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Centre for Writing and Communication

The Centre for Writing and Communication (CWC) team, 2019-20. (L-R: Senjuti Chakraborti, Uday Kanungo, Kanika Singh, Ashwini Rajpoot, Souradeep Roy, Apoorva Saini, Aakshi Magazine, Poulomi Das, Deepti Sreeram, Neerav Dwivedi, Jyotirmoy Talukdar.)


Centre for Writing and Communication (CWC) works closely with the academic community in Ashoka to develop critical thinking, writing and communication skills. CWC is the largest centre in Ashoka and works with all the diverse sections that make the Ashoka community: the entire student body (from the undergraduate students to research scholars), faculty, staff and other specialised centres in the university.


This is made possible by the diversity of the CWC team which is a vibrant group of scholars, professionals, writers and researchers whose combined expertise actively contributes to the interdisciplinary engagement at Ashoka.

Curricular Activities

CWC’s interactions with the students are both in-class, through lectures, creative workshops, and one-on-one sessions. Through the year, the CWC provides writing and pedagogical support to courses across disciplines at Ashoka.

Course Specific Workshops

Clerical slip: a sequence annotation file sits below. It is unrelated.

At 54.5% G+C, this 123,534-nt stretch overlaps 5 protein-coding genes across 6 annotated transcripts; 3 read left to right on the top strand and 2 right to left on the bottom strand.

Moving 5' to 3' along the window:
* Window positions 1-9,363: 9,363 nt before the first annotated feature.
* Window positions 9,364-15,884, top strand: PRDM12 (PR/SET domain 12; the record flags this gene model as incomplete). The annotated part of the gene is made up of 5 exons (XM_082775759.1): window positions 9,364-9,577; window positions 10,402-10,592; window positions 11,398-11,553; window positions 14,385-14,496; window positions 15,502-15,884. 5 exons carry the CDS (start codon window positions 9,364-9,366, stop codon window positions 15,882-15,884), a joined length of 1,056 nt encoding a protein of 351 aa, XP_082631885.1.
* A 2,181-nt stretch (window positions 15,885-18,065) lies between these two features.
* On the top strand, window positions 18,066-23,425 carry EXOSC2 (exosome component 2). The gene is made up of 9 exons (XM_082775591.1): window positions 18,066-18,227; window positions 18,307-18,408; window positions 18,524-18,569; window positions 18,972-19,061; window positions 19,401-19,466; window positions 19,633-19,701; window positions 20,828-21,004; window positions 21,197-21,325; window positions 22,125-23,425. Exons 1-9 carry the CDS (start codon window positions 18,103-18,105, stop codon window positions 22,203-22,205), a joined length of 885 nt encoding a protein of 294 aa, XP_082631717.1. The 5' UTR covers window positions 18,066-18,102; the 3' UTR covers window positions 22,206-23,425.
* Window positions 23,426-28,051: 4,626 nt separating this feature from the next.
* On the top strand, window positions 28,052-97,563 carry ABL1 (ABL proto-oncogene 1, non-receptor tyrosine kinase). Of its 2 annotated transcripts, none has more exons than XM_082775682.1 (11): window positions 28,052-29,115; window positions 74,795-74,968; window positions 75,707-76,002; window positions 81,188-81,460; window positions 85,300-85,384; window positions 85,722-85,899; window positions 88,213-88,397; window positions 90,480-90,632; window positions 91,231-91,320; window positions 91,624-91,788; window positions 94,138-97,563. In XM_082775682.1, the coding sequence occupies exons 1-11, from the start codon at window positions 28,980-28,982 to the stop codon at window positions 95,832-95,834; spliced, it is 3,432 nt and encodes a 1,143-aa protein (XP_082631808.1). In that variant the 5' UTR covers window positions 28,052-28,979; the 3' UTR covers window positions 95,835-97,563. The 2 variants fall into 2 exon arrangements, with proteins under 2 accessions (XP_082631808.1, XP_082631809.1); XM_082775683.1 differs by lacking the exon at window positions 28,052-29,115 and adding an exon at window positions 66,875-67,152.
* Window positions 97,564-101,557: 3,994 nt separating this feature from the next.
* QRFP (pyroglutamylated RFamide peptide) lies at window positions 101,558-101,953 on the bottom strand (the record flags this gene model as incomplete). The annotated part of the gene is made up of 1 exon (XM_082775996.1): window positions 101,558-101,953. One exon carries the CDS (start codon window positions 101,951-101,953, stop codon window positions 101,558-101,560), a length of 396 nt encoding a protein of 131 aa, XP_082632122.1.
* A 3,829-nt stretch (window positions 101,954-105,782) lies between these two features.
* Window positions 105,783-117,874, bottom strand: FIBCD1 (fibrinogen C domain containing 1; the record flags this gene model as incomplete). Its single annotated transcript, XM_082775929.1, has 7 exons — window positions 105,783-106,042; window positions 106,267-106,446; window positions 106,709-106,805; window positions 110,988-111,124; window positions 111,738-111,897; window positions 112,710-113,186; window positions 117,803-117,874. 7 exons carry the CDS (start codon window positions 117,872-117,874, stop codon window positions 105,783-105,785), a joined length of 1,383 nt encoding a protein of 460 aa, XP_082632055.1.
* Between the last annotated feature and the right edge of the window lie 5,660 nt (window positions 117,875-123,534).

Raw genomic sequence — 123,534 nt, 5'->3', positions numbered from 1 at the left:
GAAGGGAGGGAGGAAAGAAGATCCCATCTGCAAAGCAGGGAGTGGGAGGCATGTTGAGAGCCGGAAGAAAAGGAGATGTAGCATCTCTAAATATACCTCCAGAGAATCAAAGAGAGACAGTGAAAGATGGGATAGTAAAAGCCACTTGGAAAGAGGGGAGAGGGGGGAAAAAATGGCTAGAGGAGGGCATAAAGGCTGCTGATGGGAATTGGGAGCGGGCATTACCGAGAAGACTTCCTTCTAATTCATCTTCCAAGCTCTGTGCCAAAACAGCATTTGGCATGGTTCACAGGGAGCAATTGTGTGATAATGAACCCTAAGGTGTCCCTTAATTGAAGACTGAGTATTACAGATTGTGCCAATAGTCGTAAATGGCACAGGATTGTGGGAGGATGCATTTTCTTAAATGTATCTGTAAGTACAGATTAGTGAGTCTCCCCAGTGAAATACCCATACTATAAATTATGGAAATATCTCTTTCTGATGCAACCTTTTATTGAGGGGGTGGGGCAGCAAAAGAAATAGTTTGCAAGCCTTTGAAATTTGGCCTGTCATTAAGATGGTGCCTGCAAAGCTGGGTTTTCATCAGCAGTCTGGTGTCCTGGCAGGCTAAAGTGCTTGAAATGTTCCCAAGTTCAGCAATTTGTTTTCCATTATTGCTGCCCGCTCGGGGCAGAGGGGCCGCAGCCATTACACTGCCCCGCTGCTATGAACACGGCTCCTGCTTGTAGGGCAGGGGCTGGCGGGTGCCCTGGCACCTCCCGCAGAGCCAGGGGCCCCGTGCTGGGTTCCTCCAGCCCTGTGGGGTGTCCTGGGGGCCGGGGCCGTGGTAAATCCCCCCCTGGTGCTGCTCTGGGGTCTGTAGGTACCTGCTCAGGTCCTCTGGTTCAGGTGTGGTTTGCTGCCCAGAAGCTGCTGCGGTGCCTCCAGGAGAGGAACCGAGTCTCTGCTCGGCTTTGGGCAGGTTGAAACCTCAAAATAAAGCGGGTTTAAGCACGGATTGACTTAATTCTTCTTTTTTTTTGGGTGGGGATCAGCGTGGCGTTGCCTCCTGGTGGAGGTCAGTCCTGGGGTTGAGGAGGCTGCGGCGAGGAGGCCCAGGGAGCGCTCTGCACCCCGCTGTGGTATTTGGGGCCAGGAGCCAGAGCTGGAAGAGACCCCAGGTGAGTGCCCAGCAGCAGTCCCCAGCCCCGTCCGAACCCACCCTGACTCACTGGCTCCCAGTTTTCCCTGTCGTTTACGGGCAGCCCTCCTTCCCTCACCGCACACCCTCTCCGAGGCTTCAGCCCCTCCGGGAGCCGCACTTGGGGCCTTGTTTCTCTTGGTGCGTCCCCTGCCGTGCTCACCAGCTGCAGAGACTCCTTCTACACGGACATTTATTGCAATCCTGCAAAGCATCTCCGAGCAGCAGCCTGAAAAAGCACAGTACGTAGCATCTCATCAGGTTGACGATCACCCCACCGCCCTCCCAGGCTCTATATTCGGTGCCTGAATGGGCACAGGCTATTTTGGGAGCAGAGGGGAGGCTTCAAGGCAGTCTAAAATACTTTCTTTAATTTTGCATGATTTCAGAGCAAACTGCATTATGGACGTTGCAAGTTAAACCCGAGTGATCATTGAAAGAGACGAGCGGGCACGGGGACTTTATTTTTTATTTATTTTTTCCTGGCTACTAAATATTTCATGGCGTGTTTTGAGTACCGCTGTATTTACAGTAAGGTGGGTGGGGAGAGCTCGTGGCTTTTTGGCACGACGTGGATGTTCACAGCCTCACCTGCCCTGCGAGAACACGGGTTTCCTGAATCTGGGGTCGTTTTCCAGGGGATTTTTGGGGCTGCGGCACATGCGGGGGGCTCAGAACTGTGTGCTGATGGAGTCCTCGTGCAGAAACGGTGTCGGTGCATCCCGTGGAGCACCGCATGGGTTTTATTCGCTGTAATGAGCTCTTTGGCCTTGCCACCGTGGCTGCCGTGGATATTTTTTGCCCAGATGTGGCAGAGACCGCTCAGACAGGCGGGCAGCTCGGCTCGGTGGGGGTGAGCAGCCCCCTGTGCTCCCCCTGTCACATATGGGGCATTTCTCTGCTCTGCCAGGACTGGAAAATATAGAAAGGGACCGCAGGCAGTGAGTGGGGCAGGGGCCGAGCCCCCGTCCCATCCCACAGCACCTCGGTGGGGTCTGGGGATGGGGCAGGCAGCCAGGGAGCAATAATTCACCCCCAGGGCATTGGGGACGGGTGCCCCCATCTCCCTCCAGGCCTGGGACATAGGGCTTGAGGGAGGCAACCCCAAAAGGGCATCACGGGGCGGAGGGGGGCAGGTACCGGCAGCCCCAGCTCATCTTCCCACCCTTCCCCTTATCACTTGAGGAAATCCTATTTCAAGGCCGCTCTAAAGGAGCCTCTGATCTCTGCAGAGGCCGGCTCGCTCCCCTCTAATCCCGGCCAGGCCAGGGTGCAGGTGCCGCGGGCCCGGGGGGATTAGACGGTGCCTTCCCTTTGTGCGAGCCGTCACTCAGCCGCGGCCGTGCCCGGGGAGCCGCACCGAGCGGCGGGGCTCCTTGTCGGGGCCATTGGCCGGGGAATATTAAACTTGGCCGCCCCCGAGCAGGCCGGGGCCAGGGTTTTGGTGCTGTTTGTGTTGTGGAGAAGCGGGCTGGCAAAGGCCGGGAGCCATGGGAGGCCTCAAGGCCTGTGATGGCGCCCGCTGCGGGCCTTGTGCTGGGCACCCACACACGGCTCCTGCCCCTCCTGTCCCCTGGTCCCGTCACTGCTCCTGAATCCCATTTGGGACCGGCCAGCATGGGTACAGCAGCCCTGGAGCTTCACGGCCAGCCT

The course-specific workshops designed and conducted by the CWC address the most fundamental aspects of critical thinking required for writing and communication. For Introduction to Critical Thinking courses, CWC’s workshops are built into the curriculum and are mandatory. For other courses, they are optional and need based. Some of the workshops conducted this year include: How to write using multiple sources?; How to read fiction critically?; Writing around numbers; Planning a historiographical essay; What is an argument?; How to write strong conclusions?; How to write an introduction?; Plagiarism and citation; Writing Captions.

English Language Teaching

CWC provides year-long English language support to students. Starting with an Academic Bridge Programme conducted for incoming students in the summer, the support extends to English Communication and Intermediate English Communication courses in the Monsoon and Spring semesters respectively. These are credited-courses. 

One-on-One Sessions

The one-on-one tutoring sessions provided by the CWC are crucial to providing individualised feedback to students through all stages of their academic writing—from brainstorming ideas, to logically developing arguments and finally revising their work. These are open to students across disciplines and levels of study. In the academic year 2019-20, CWC conducted 1101 hours of one-on-one sessions (till Dec 2019). 


Creative Programmes

Besides course-specific activities, the CWC organizes a broad range of creative and research activities that address a variety of skills under the umbrella of writing and communication. These events innovatively draw upon and analyse a diverse range of activities and media which are part of our daily lives: news, email, music, internet, media, board games, photographs, food, and jokes, to name a few. These are open to the public and follow a participatory format. Our creative programmes are designed and executed by the CWC team members and invited experts including activists, writers, performers, journalists, translators and scholars.